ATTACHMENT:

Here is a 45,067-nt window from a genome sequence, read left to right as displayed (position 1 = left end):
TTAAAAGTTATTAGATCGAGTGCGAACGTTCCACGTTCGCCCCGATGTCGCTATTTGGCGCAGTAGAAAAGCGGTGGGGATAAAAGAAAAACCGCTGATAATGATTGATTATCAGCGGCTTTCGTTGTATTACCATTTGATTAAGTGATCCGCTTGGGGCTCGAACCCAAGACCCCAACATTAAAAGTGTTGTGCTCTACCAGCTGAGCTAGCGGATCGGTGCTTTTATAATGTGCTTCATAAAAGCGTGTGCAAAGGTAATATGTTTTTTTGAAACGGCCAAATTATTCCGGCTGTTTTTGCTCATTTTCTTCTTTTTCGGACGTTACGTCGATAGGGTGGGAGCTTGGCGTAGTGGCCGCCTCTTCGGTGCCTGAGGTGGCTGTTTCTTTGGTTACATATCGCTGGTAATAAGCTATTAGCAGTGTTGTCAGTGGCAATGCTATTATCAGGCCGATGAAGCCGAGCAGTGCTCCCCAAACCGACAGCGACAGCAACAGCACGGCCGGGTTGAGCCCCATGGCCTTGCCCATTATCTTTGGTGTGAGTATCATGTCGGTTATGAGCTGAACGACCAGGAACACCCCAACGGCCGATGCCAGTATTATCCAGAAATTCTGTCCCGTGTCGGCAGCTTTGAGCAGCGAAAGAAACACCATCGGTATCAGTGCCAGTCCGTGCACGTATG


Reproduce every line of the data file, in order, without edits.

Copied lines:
Here is a 45,067-nt window from a genome sequence, read left to right as displayed (position 1 = left end):
TTAAAAGTTATTAGATCGAGTGCGAACGTTCCACGTTCGCCCCGATGTCGCTATTTGGCGCAGTAGAAAAGCGGTGGGGATAAAAGAAAAACCGCTGATAATGATTGATTATCAGCGGCTTTCGTTGTATTACCATTTGATTAAGTGATCCGCTTGGGGCTCGAACCCAAGACCCCAACATTAAAAGTGTTGTGCTCTACCAGCTGAGCTAGCGGATCGGTGCTTTTATAATGTGCTTCATAAAAGCGTGTGCAAAGGTAATATGTTTTTTTGAAACGGCCAAATTATTCCGGCTGTTTTTGCTCATTTTCTTCTTTTTCGGACGTTACGTCGATAGGGTGGGAGCTTGGCGTAGTGGCCGCCTCTTCGGTGCCTGAGGTGGCTGTTTCTTTGGTTACATATCGCTGGTAATAAGCTATTAGCAGTGTTGTCAGTGGCAATGCTATTATCAGGCCGATGAAGCCGAGCAGTGCTCCCCAAACCGACAGCGACAGCAACAGCACGGCCGGGTTGAGCCCCATGGCCTTGCCCATTATCTTTGGTGTGAGTATCATGTCGGTTATGAGCTGAACGACCAGGAACACCCCAACGGCCGATGCCAGTATTATCCAGAAATTCTGTCCCGTGTCGGCAGCTTTGAGCAGCGAAAGAAACACCATCGGTATCAGTGCCAGTCCGTGCACGTATG